Will there be border-guards next time I drive across the River Tweed into Berwick? Will I pay for my petrol in Euros and will Scotland still be in the European Union? It is all very much in the air as I write these lines but the Scottish landscape in all its sunlit expanse was liberally spattered with “Yes” and “No, thanks” posters. Does that extra word in the slogan tell me something about the “No” voters, I wonder?
Anyway, whether it is “yes” or “no”, whether Scotland is in or out of the union, this part of Britain remains one of the most beguiling and unspoilt in the country. Through it meander all the rivers, the Tweed, the Yarrow, the Ettrick, dear to walkers and fishermen. There are neat towns like Hawick and Melrose, Selkirk and St Boswells which still retain an individuality which is swept away from most English towns.
It is sad to recount that the first town on my itinerary, Berwick-on-Tweed, could make no such claim. Sited as it is within its Vauban-inspired fortifications on the banks of the Tweed, it is full of handsome and desirable 18th century buildings. Who would not fall for a south facing house on the ramparts? But the town itself is dire, boarded up shops, peeling paint, “to let” signs and an air of desolation which signifies somewhere uncherished.
So press on from this slough of despond to visit a palace of a house amid the pine and larch forests. To Bowhill, one of the splendid houses owned by the Duke of Buccleuch. The house itself is architecturally undistinguished, except for its considerable length, but looks over a wide afforested landscape southwards towards the Cheviot hills and England beyond. Although of vast proportions, it is very much a family home, but a family home crammed with objects for which any museum would kill. When were you last confronted with Mortlake tapestries after Mantegna, depicting the “Triumph of Caesar”?….and this is only in the first room. The richness of the collection, the Sèvres porcelain, the silver (eg candelabra of 13 stones weight), the French furniture, the Chinese wallpaper, the Gainsboroughs, the Reynolds, the Canalettos, the Claudes etc etc etc are largely accounted for by the abandonment of Dalkeith Palace to an American university, but the delight in seeing them is only heightened by their being in this remote and tranquil spot.
Another fascinating house is Arniston outside of Edinburgh. Gorebridge, where it is situated, is not lovely, but that is made up by the house itself. This is no aristocratic mansion, but a house built by William Adam in 1726 for an Edinburgh legal family the Dundas’s. Good sturdy palladian principles with a lumpy Victorian porch clamped, wisely, on the front; you do not dally outside in the Scottish climate. But inside are two stars; firstly the sumptuous plasterwork, vigorous and bold in comparison with William Adams son, Robert’s nimany-pimany efforts, the hall being particularly spectacular. The other star is Mrs Dundas-Bekker who takes you round. She and her late husband saved this derelict, rot-ridden house from the fate of nearby Mavisbank, and have preserved against all the odds an Adam house of “the middling-sort” the loss of which would be a sorry event. The redecoration of the drawing room with a zingy, silver-ground Chinese wallpaper must have given the family much satisfaction, knowing that the walls to which the paper was attached were rid of rot.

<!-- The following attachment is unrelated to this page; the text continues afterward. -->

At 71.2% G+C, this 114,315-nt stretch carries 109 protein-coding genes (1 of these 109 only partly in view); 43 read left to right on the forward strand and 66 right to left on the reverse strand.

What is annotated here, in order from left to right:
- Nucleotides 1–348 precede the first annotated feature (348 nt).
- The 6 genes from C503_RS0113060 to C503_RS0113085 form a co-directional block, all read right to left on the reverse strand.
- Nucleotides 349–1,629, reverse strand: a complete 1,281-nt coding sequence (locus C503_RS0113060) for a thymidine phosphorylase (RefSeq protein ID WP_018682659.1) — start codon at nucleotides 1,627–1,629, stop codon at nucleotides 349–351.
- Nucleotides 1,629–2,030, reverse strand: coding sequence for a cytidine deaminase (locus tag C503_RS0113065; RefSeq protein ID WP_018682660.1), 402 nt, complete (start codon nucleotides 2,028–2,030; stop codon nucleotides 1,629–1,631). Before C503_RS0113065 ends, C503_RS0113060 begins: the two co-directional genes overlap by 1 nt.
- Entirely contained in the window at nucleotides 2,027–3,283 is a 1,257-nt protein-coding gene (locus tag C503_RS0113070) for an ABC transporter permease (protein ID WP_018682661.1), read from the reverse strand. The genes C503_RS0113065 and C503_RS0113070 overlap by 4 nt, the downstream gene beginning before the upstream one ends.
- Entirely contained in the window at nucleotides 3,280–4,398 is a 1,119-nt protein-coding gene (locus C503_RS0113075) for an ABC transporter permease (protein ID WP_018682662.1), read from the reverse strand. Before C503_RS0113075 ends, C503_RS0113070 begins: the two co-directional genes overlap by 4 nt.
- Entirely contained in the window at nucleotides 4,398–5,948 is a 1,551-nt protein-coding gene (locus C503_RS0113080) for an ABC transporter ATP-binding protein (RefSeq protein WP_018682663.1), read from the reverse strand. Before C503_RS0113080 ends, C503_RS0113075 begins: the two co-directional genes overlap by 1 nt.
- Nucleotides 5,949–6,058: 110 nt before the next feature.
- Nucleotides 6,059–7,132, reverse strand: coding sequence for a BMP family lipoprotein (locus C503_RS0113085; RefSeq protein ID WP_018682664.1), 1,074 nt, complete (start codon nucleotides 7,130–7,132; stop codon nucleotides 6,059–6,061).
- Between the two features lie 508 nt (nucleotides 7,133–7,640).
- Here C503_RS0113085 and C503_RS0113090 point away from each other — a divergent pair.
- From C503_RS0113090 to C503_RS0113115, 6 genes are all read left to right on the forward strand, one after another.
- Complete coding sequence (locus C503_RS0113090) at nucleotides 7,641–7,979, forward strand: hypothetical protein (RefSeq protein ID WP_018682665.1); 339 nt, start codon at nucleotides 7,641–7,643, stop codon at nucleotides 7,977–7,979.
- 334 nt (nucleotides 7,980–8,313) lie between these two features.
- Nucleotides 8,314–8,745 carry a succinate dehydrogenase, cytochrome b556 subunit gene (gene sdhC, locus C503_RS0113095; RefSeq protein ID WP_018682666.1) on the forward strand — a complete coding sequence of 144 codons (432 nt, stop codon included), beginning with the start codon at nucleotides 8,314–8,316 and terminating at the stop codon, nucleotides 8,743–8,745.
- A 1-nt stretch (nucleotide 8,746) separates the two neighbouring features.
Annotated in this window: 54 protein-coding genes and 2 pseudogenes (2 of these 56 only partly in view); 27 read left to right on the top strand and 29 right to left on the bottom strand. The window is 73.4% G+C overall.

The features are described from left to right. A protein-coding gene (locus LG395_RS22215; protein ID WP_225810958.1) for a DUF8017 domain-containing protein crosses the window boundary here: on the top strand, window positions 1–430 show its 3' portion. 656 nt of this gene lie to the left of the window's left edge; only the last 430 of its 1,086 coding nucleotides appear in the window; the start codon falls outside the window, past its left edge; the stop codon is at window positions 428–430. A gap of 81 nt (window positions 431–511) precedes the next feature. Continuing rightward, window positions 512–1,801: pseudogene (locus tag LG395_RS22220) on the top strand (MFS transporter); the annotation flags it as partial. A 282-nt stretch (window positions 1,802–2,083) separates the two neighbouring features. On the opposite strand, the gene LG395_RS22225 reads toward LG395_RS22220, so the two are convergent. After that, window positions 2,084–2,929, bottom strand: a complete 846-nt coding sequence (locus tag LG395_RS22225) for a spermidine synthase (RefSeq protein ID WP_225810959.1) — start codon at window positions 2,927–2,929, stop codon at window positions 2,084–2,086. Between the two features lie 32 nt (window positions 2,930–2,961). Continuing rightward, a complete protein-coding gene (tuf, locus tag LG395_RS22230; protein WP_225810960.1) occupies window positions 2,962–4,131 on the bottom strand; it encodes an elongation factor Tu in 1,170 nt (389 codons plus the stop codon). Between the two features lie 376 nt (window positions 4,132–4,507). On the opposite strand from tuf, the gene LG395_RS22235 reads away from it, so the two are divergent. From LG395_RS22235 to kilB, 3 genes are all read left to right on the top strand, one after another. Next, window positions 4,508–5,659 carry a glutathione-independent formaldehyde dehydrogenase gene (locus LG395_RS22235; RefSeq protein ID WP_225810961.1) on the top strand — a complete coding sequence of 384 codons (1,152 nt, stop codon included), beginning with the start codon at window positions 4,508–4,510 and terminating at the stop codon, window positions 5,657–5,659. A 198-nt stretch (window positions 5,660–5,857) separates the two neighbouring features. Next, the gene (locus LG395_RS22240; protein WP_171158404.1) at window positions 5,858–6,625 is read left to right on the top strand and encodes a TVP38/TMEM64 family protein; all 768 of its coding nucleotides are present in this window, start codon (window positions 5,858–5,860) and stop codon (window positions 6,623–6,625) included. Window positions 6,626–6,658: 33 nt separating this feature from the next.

In complete contrast is the house of Traquair. No architectural pretensions here. No Edinburgh architects here, much less London, but a house which has grown over nigh on 1000 years that the family claims to have been in possession. This is the house that awaits the return of the Stuarts, the gates were closed never to be opened until a Stuart sat on the throne again. This is the house that holds to the Roman Catholic rite and has many associations with Mary Queen of Scots, whose bed, rosary and crucifix are on display. So expect no pilasters, or measured suites of rooms, but spiral staircases, turrets and wonky walls. Fascinating objects on view including a set of Bow-porcelain-handled cutlery, “Amen” glass, 17th century embroidery, a set of “Napier’s bones” (surely an early form of computer), and James I (and VI) cradle. And if you are exhausted by all that there is always their own home-brewed ale to bring you round.
A wonderful region to visit with its wealth of hilly scenery, forested, green and unspoilt, dotted with pleasant towns and handsome houses and places to see..
Aspect Events are planning a holiday in this region in 2015. The four day break with a limited number of participants will visit the places mentioned as well as other destinations. If you are interested in joining our party please contact Nicholas Merchant.